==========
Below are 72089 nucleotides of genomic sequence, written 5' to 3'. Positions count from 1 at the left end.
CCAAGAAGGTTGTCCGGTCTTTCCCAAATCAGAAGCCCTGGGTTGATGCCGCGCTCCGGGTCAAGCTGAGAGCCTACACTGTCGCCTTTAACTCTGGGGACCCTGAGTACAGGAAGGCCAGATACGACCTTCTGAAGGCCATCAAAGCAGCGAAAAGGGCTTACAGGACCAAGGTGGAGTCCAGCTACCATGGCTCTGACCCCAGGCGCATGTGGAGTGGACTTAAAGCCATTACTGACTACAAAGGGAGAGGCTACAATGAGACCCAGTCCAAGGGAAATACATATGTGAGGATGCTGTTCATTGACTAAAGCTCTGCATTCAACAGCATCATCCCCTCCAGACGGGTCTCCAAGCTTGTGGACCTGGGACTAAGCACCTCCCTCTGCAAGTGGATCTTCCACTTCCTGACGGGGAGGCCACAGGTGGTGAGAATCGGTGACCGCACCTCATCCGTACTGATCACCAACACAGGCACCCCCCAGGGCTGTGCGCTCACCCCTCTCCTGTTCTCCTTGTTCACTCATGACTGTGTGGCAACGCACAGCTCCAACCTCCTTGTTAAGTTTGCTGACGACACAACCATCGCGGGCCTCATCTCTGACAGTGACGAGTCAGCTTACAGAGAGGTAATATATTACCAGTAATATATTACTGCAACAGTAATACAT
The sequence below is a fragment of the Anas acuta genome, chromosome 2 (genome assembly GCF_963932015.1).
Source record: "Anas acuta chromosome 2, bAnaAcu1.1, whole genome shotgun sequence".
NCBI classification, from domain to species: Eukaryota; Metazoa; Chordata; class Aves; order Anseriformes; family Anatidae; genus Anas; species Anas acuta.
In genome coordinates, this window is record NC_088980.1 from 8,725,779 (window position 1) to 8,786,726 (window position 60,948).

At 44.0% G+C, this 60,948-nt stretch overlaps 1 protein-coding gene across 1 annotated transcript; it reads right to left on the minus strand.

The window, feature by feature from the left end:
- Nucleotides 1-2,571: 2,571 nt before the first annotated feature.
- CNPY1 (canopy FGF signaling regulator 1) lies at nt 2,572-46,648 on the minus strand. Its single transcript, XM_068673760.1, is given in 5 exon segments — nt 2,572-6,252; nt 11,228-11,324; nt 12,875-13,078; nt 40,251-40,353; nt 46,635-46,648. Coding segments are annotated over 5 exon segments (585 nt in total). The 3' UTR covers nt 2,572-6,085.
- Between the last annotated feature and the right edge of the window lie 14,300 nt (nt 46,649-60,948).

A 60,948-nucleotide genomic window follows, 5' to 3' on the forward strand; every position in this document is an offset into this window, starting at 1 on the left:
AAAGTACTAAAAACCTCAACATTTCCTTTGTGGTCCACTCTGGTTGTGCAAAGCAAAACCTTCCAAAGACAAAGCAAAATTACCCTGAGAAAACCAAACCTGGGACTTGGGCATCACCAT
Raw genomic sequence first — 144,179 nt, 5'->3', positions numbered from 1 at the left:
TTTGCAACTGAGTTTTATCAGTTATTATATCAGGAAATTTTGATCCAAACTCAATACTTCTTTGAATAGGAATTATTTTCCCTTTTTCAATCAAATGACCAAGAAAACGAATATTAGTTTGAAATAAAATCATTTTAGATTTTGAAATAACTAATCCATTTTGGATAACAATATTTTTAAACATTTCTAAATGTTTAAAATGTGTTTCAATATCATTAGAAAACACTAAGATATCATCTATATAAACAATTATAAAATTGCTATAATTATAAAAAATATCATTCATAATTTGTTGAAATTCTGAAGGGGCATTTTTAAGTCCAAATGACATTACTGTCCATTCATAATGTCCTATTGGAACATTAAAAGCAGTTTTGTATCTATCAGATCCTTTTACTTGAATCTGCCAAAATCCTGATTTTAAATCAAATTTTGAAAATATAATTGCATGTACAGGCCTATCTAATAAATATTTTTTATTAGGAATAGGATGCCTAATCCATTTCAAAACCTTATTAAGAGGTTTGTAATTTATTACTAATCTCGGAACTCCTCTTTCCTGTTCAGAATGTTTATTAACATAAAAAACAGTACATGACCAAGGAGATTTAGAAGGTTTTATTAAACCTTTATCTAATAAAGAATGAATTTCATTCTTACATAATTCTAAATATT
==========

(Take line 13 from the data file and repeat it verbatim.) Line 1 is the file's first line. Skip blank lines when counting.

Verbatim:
AAAGTACTAAAAACCTCAACATTTCCTTTGTGGTCCACTCTGGTTGTGCAAAGCAAAACCTTCCAAAGACAAAGCAAAATTACCCTGAGAAAACCAAACCTGGGACTTGGGCATCACCAT